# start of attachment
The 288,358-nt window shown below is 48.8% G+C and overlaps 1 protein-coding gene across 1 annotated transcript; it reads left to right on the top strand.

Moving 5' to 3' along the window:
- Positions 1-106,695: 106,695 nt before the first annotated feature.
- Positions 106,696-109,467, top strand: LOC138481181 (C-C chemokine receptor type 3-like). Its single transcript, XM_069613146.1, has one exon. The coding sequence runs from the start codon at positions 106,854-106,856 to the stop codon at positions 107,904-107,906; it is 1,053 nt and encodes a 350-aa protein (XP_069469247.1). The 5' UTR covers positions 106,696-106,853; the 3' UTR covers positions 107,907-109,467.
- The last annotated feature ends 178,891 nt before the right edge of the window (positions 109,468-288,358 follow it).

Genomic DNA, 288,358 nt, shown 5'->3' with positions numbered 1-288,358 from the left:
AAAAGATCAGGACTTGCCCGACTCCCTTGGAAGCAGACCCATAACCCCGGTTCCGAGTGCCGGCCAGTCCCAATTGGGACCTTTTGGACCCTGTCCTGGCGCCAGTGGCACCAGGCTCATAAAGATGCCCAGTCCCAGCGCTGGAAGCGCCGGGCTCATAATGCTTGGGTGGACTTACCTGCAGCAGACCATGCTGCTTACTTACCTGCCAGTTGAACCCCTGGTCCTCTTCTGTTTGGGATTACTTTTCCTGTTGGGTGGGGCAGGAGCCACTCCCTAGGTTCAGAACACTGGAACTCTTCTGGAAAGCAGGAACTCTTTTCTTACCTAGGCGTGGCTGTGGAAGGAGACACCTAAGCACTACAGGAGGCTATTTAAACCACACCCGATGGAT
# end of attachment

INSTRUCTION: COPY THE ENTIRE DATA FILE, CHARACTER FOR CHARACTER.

The 288,358-nt window shown below is 48.8% G+C and overlaps 1 protein-coding gene across 1 annotated transcript; it reads left to right on the top strand.

Moving 5' to 3' along the window:
- Positions 1-106,695: 106,695 nt before the first annotated feature.
- Positions 106,696-109,467, top strand: LOC138481181 (C-C chemokine receptor type 3-like). Its single transcript, XM_069613146.1, has one exon. The coding sequence runs from the start codon at positions 106,854-106,856 to the stop codon at positions 107,904-107,906; it is 1,053 nt and encodes a 350-aa protein (XP_069469247.1). The 5' UTR covers positions 106,696-106,853; the 3' UTR covers positions 107,907-109,467.
- The last annotated feature ends 178,891 nt before the right edge of the window (positions 109,468-288,358 follow it).

Genomic DNA, 288,358 nt, shown 5'->3' with positions numbered 1-288,358 from the left:
AAAAGATCAGGACTTGCCCGACTCCCTTGGAAGCAGACCCATAACCCCGGTTCCGAGTGCCGGCCAGTCCCAATTGGGACCTTTTGGACCCTGTCCTGGCGCCAGTGGCACCAGGCTCATAAAGATGCCCAGTCCCAGCGCTGGAAGCGCCGGGCTCATAATGCTTGGGTGGACTTACCTGCAGCAGACCATGCTGCTTACTTACCTGCCAGTTGAACCCCTGGTCCTCTTCTGTTTGGGATTACTTTTCCTGTTGGGTGGGGCAGGAGCCACTCCCTAGGTTCAGAACACTGGAACTCTTCTGGAAAGCAGGAACTCTTTTCTTACCTAGGCGTGGCTGTGGAAGGAGACACCTAAGCACTACAGGAGGCTATTTAAACCACACCCGATGGAT